New to Star Trek: Lower Decks? Let us introduce you to the latest animated series set in the Star Trek Universe before its premiere on Amazon Prime in the UK and internationally on January 22nd,
When news first broke that a Star Trek comedic animated series was in development by CBS, the fan response was less than stellar. Some thought that CBS was trying to be too mainstream, or that Star Trek was losing its identity as a serious science-fiction epic. Things became even worse when the first trailer was released, as many fans thought the show looked too silly, comparing it to the humour and animation style of Rick and Morty, a show about as far away from Star Trek as one could get. Lower Decks was off to a rocky start, even before fans viewed a single episode.
But as fans mocked and complained, showrunner and head writer Mike McMahan was ready to wow fans with a Star Trek series unlike any had seen before. Lower Decks hit the ground running with engaging characters, exciting stories, and numerous Trek references and in-jokes. Alex Kurtzman described Lower Decks as a “love letter” to Star Trek fans, a statement that perfectly captures the essence of the show. Let’s look back at this oddball series.
Inspired by the popular The Next Generation episode, “Lower Decks,” the series follows four Starfleet crew members who occupy the lower decks of the U.S.S. Cerritos, a “second contact” starship tasked with the more mundane tasks not usually seen in Star Trek. Gone are the days of the big and important missions helmed by the U.S.S. Enterprise, and in its place more common but equally engaging stories of everyday life in Starfleet. Make no mistake, the U.S.S. Cerritos sees its fair share of aliens, infectious spores, and homicidal holodeck programs, but they are all explored through the lens of an average starship with an extremely average crew.
Following the crew members of the lower decks provides an interesting perspective that is usually unexplored in Star Trek. It is a tradition that we follow the bridge crew in a Trek series, but what about the hundreds of other people that make up a starship? This is the reason the TNG episode “Lower Decks” is so revered. In the Lower Deck series, we get to see the otherwise forgotten members of the crew and how they face their own unique challenges aboard a starship. What is it like to share bunks instead of having individual quarters? How do you act when you are around senior officers? How do you empty the waste on a holodeck (gross)? While this series stands firmly on its own, it is a great companion piece to the rest of Trek as it fleshes out its universe and lore in many previously unseen ways.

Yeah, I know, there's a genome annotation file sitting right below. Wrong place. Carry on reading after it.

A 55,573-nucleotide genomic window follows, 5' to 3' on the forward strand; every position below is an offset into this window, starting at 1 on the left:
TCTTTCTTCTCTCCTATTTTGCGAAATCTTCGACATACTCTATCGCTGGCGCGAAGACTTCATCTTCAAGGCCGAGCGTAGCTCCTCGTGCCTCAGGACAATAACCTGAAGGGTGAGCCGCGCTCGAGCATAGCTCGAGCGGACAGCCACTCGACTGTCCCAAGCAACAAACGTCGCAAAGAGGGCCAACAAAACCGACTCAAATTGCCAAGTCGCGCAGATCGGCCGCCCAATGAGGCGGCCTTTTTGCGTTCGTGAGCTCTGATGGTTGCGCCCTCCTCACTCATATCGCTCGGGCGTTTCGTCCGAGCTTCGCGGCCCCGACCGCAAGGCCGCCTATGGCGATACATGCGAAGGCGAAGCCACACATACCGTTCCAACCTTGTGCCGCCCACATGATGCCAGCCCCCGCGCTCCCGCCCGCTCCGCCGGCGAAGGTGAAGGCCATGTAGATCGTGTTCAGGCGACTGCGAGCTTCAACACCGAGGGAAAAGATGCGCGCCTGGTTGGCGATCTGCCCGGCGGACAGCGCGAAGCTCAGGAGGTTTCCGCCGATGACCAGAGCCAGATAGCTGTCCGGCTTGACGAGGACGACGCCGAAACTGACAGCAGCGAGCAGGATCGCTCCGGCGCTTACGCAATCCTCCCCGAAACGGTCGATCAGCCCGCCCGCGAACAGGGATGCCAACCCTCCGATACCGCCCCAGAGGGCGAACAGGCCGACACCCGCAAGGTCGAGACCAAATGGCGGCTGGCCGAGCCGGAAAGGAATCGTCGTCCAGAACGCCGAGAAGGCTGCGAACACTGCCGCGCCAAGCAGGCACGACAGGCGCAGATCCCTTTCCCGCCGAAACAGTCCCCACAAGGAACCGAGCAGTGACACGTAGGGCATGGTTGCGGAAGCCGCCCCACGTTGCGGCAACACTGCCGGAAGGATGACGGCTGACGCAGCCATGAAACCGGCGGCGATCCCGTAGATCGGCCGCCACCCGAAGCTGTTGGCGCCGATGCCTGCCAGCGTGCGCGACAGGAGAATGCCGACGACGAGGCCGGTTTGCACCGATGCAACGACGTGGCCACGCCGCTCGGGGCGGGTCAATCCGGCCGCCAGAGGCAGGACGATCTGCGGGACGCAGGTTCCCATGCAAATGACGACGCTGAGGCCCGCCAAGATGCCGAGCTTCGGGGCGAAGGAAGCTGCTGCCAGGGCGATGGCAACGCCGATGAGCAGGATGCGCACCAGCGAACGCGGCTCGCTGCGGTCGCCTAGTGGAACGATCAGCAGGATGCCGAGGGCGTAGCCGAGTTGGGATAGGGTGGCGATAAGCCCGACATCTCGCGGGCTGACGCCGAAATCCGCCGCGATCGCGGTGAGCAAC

Speaking of the crew, the series follows the four “lower deckers,” Brad Boimler, Beckett Mariner, D’Vana Tendi, and Sam Rutherford. Each has a unique voice and takes on a popular “trope” within Star Trek. Boimler is the eager ensign who will do anything to get promoted, a la Harry Kim. Mariner is the renegade who is dedicated to Starfleet but does things her own way. Tendi is the naive ensign who is just excited to be here, very much inspired by the likes of Wesley Crusher. And last is Rutherford, who can be viewed as a cross between Geordi La Forge and Data. These four get into all sorts of wacky hijinks throughout the series’ ten-episode run. It is also important to give a shout out to the bridge crew, who while not having as much screen time as the four lower deckers, are equally as interesting and hilarious.
Lower Decks is littered with countless references to other Trek series, sprinkled generously throughout the show. Some references are fairly obvious, while others are so minor that you would have to have seen all of Star Trek to truly understand them. These references often rise above general “fan-service” by being relevant to the story. While these references are very satisfying for hardcore fans of Trek, they can leave the casual viewer confused. While not crucial to understanding the story, some references provide comedy ‘in-jokes’ that relate to the overall comedy the show produces, so without the knowledge of the references, you may feel left out. This may explain why the show has only received average reviews from mainstream critics but has received more favourable reviews from Star Trek regulars.
With season 2 coming this year, there is much to look forward to. Much like the USS Cerritos, few expectations are placed on Lower Decks, meaning it has the opportunity to challenge the genre of Star Trek and tell different kinds of stories than the ones we’ve received for 55 years. While shows like Discovery and Picard have divided fans over the direction this new era of Star Trek is going, Lower Decks is proving to be the little show that could, defying expectations and boldly going where no Star Trek show has gone before, uniting fans over our shared love of everything Star Trek.
Star Trek: Lower Decks is available on Amazon Prime UK and internationally from 22nd January 2021. Amazon Prime costs £7.99 (UK) a month with a free 30-day trial (if you have not been a member within the last 12 months) to register visit Amazon
More Lower Decks content from Trek Central:
You can also find video reviews for each episode of Lower Decks season one on our YouTube channel: Trek Central Lower Decks Playlist (Spoiler Warning)
Will you be tuning in to see Lower Decks when it debuts on Amazon Prime? Have you already seen the series from its original run from the US? If so what did you think? Let us know and get in touch via our social media!
▶ Facebook – https://www.facebook.com/TrekCentral
▶ Twitter – https://twitter.com/TheTrekCentral
▶ Discord – https://discord.gg/f62Gbcu